SAXS – the Rise of a Globally Recognized Technique

“X” – the indicator for X-ray

The capital “X” – the letter synonym for “roentgen” rays (X-rays) – was defined by Wilhelm Conrad Röntgen in 1895 for the first time upon the identification of these new and invisible rays. Since then X-rays have proven their irrevocable value in many fields. SAXS is a special structure analysis technique using X-rays as their radiation source to investigate unknown structures and materials. 60 years ago Anton Paar entered the field bringing the first compact small-angle X-ray camera to the market. Learn more about the innovations of SAXS and the major role Anton Paar played in them.

The discovery of X-rays in 1895 marked the start of a new era. This discovery by Wilhelm Conrad Röntgen not only represented the beginning of modern radiology but also the later use of radiation for the structure analysis of a wide range of materials. He was the first to define the concept of X-rays known today and gave the big “X” its meaning as a synonym for X-rays. In 1912 the discovery of X-ray diffraction by Max von Laue established the rapid development of the area. With this method, William Lawrence Bragg and his father William Henry Bragg determined the structure of e.g. cooking salt (NaCl), diamonds, and other materials, and related the resulting scattering images to the atomic distances of the material structure. They derived the well-known Bragg equation from these investigations, which represents the relation between the angle of incidence of the X-ray, the atomic-plane distance, and the wavelength of the X-ray:

The classical X-ray structure analysis was thus invented and entered into all areas of research and science from medicine to material research.

Image 1: Scattering image of a thin film sample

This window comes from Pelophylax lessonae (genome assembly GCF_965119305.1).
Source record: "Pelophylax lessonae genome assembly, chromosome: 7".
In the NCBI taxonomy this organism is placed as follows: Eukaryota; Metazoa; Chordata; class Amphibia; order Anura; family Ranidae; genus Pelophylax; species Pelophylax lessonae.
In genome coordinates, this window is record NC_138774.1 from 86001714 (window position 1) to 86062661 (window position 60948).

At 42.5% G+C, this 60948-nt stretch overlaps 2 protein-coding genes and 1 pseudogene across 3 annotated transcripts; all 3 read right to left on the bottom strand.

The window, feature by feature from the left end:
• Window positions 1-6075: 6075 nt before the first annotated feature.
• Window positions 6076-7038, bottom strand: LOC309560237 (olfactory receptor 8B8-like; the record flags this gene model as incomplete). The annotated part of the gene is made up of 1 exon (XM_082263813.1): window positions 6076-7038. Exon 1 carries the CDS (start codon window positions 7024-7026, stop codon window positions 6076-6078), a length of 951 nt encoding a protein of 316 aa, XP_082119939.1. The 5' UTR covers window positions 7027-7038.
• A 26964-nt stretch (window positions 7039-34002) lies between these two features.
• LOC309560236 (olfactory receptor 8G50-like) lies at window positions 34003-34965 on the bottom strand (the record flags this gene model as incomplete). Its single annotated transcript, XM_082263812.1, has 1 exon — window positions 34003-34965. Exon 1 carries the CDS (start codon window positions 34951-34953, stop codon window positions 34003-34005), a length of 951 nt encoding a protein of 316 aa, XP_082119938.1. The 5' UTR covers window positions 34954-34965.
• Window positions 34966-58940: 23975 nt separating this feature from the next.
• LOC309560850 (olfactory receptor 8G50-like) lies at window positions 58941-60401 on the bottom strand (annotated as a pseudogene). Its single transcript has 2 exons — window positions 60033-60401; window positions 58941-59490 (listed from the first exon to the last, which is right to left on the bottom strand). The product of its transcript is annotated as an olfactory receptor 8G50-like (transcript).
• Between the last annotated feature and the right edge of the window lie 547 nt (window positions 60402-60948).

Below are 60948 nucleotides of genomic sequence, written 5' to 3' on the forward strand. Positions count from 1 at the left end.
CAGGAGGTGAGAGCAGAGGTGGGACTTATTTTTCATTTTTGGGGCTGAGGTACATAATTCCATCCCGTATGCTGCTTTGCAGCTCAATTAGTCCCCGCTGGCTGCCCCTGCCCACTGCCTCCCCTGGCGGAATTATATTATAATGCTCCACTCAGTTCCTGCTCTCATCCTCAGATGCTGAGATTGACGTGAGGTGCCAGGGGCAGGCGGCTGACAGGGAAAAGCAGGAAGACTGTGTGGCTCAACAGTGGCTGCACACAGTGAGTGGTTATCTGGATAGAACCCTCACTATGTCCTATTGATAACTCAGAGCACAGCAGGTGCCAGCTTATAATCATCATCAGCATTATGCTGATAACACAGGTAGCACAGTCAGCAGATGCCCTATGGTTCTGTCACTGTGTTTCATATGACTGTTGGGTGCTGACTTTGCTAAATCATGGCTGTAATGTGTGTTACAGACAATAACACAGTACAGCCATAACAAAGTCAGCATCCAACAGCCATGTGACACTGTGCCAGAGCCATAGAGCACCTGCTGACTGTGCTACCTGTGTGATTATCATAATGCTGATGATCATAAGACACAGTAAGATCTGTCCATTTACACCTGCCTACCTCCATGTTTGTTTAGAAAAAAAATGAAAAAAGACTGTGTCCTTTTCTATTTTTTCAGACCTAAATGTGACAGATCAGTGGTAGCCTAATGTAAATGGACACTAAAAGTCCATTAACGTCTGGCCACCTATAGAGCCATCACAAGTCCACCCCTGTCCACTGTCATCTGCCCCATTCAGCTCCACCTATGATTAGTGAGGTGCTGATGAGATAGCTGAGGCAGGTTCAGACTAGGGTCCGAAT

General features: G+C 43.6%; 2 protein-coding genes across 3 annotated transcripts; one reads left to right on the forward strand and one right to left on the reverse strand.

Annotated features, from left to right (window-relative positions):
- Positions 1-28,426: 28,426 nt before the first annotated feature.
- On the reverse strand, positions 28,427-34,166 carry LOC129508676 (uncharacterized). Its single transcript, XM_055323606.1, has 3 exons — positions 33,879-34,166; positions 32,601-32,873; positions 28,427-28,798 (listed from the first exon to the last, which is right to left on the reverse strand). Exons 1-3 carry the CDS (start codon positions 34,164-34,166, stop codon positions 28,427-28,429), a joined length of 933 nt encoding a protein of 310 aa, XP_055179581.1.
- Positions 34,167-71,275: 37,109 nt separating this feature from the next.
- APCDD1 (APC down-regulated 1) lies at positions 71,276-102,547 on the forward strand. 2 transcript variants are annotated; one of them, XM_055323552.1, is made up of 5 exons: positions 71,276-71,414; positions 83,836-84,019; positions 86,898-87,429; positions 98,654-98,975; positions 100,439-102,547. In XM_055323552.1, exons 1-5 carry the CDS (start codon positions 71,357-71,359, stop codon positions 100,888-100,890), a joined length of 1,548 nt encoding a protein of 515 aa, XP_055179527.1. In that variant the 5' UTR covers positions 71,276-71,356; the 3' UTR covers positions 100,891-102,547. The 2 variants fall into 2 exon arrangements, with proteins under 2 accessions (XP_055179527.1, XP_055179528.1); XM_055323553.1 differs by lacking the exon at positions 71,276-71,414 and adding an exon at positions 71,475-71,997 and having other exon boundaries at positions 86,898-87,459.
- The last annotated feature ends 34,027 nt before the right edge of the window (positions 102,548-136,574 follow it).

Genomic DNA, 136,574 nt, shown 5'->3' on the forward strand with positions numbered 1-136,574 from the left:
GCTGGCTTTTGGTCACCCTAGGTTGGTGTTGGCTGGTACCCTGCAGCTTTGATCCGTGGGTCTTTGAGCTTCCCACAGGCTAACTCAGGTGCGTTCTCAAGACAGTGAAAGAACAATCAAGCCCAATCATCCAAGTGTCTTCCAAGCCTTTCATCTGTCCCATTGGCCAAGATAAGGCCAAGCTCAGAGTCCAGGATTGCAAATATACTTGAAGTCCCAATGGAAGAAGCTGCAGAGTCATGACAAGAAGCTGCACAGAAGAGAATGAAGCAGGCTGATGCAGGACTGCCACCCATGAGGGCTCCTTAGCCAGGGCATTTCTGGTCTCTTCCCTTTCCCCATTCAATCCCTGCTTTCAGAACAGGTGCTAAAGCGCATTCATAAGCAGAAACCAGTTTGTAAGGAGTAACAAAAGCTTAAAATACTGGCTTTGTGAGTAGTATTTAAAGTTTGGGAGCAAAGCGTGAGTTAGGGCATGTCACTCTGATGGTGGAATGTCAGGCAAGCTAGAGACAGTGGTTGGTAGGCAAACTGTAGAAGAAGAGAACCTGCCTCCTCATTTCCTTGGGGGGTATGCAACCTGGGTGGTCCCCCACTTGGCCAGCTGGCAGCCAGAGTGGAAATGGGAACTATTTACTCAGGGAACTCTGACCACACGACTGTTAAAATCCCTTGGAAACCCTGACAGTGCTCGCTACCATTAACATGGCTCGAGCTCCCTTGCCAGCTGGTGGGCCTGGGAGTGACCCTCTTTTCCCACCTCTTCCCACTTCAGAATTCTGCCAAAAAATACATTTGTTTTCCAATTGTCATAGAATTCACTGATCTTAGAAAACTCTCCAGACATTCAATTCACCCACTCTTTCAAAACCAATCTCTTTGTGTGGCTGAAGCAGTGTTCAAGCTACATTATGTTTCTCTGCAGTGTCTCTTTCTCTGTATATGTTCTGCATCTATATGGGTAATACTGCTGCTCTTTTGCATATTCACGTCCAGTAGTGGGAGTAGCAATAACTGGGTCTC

Even one of the greatest discoveries of humankind, the decoding of the human genome by Watson and Crick – the DNA double helix, would not have been possible without X-ray diffraction.

Along with the fundamental discoveries of the characteristics of X-ray radiation came also the industrial use and development of instruments. Radiology was introduced into medicine, and a wide range of apparatuses and methods were developed to investigate inorganic and organic materials, which had not been possible until then.

A further milestone in the development of the X-ray method was the appointment of Otto Kratky (1902–1995) as a full professor for Physical Chemistry at the University of Graz in 1946. He began to expand the field of small-angle X-ray structure analysis (SAXS). His scientific career began in Germany, where he worked together with noble laureates such as Otto Hahn.

SAXS (small-angle X-ray scattering) – the standard for structural analysis

Image 2: Model of globular protein (3D envelopes) based on SAXS data

Otto Kratky’s name is closely connected with X-ray diffraction, and especially with small-angle X-ray scattering (SAXS). He is regarded as the “pioneer of small-angle X-ray scattering” and thus made Graz an internationally recognized center in this field. He invented and developed the first compact small-angle X-ray camera, the Kratky camera. In the same way as with X-ray diffraction the scattered X-rays are detected upon passing the respective sample material in the Kratky camera.

It is essential to note that the sample material no longer needed to be available in crystallized form and that the sample could also be measured without destruction. With this new camera, macromolecules like proteins, lipids, and biological cell structures could be investigated in a new and brilliant way.

Small-angle X-ray scattering (SAXS) together with the first Kratky camera has since then established itself as the standard method for the investigation of macromolecules (for example: proteins, enzymes, antibodies) which cannot be crystallized, and they still form the main pillar of structural analysis.

Anton Paar – a contributor to the worldwide success of SAXS